Relaxing in my leather chair, a glass of Spanish Tempranilla in hand, relaxing music playing, and the company of a good friend, the conversation last evening turned to organizational culture. (Call me a geek, but I’ve clearly found my work-passion balance!)
You see, she recently transitioned from a Fortune 500 giant to a local non-profit, and after just a few days in the new role, the cultural differences were striking. No longer was her contribution to the company judged by the number of hours her manager observed her chained to her cubicle, the famed “ass-in-seat” measure. Rather, it’s already become clear that her new boss is concerned not with babysitting her, but empowering her to excel. The result, she’s passionately embraced working longer hours (her own choice) and even taking work home.
I know, many of you are thinking, “She’s new. The enthusiasm will fade.” And perhaps it will. But that’s not really the point. What’s important is the sense of freedom and respect that she’s been given in just the first week or two, with the emphasis not on when she arrives in the morning or leaves in the evening, but rather on the thoughtful value she provides.
Others may be thinking it’s odd in this day and age that it’s unusual for a white-collar professional to NOT take work home. Again, this may be true. But there is a significant difference between taking work home because you have to and working extra hours (from home or a coffee shop) because you WANT to. THAT is the definition of engagement — a purposeful eagerness to provide maximum value and contribution to better the goals, services, or direction of an organization.
In reality, the cultural difference between the Fortune 500 company and her non-profit can be summed up by McGregor’s decades old Theory X and Y for motivation and management.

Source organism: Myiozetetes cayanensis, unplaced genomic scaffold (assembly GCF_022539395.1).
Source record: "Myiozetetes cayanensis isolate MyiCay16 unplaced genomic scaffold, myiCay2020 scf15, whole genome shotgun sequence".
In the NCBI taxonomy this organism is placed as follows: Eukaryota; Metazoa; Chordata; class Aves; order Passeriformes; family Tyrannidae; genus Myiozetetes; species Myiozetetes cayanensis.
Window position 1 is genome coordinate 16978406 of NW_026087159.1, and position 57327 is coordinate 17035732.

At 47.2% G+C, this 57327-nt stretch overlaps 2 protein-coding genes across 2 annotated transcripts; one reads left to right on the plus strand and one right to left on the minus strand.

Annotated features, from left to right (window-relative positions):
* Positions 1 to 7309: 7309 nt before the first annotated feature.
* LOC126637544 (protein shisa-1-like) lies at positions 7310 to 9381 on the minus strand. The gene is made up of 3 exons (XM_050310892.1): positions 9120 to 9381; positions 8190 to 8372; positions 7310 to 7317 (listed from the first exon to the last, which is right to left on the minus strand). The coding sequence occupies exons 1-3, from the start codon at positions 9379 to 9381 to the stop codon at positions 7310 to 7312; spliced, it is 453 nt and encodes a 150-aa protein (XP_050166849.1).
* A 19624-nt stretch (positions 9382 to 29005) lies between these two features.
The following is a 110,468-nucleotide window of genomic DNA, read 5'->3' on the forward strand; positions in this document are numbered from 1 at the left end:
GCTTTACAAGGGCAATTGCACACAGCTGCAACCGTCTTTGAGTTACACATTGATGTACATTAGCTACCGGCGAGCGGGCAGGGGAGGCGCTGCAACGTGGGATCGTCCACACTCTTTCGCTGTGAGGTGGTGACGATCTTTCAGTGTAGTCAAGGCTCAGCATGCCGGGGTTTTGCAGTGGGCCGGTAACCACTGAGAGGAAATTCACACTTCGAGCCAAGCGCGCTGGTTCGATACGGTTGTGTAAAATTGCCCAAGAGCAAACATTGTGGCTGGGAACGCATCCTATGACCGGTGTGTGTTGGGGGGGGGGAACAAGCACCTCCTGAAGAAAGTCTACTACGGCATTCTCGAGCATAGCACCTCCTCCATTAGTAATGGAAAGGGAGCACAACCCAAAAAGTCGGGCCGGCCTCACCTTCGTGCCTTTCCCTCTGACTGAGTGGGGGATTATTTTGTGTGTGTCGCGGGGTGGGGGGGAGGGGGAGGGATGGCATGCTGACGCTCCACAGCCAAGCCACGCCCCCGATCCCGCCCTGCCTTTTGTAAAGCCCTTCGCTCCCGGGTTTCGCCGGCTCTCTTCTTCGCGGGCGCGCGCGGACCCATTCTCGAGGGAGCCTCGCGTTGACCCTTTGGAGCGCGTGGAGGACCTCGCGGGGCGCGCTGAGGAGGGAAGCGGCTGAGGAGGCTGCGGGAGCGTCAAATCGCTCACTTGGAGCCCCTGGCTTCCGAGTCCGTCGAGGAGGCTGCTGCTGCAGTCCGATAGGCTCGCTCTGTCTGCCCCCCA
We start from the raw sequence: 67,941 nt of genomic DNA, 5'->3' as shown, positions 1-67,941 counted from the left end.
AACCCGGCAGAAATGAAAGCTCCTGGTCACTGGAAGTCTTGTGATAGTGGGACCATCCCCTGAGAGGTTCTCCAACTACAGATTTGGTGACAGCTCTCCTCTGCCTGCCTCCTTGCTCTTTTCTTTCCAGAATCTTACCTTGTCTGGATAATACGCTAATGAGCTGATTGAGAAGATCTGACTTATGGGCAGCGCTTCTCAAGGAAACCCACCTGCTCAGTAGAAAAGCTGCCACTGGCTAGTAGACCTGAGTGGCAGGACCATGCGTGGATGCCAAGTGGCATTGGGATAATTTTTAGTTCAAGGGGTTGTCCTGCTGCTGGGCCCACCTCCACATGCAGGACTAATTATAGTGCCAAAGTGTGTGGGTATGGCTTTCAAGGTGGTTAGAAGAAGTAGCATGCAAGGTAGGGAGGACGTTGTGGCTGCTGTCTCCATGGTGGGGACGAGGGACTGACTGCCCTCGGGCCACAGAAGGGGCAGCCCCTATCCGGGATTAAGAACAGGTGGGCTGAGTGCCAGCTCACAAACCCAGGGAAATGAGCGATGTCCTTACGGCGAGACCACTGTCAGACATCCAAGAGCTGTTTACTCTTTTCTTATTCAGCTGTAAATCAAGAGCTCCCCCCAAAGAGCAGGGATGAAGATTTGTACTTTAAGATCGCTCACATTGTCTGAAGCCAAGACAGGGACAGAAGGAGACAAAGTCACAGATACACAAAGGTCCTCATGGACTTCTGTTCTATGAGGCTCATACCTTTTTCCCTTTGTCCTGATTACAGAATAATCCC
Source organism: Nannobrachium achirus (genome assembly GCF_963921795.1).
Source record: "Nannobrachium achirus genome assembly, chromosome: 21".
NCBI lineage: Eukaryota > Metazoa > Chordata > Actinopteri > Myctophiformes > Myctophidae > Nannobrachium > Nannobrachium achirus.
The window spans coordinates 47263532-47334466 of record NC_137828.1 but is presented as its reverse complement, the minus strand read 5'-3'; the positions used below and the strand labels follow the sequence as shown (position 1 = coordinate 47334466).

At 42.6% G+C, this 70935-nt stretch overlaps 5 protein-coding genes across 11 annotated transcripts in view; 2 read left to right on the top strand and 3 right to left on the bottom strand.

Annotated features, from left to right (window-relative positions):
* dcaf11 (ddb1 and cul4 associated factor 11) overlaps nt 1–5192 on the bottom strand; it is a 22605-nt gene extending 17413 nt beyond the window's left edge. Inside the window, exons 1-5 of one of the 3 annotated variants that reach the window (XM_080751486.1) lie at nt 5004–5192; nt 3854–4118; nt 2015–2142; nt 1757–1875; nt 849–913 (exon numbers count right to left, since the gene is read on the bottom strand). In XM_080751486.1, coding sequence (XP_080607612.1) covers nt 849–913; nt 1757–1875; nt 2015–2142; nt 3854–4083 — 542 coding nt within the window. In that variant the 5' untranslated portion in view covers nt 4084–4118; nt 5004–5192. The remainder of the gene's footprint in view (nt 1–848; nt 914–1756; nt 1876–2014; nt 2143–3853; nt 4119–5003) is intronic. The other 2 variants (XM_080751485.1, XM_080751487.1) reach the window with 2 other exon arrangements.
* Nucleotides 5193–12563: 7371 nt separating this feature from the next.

- Theory X (represented by the corporate giant in this example) speaks to an authoritarian style of management. Individuals are viewed as inherently lazy. Workers need directive, quid pro quo punishment-reward systems in order to accomplish the task at hand. In fact, the workers WANT this, according to the theory.
- Theory Y, conversely, sees individuals are self-motivated, hard-working, capable, and participative in their pursuit of their own goals and those of the organization.
As trends continue to stress the growing importance of thinking and learning workforces, organizations that strive to remain competitive (both as employers and within their industries) will need to embrace a Theory Y approach to managing employees. The non-profit “gets it,” and, as a result, it gets an engaged, enthusiastic, intelligent, and innovative thought-leader to help it move forward in an uncertain and ever competitive environment.
The Fortune 500 company? Well, they will continue to lose their best and brightest, those who refuse to continue operating as lemmings and for whom a career of value means being valued.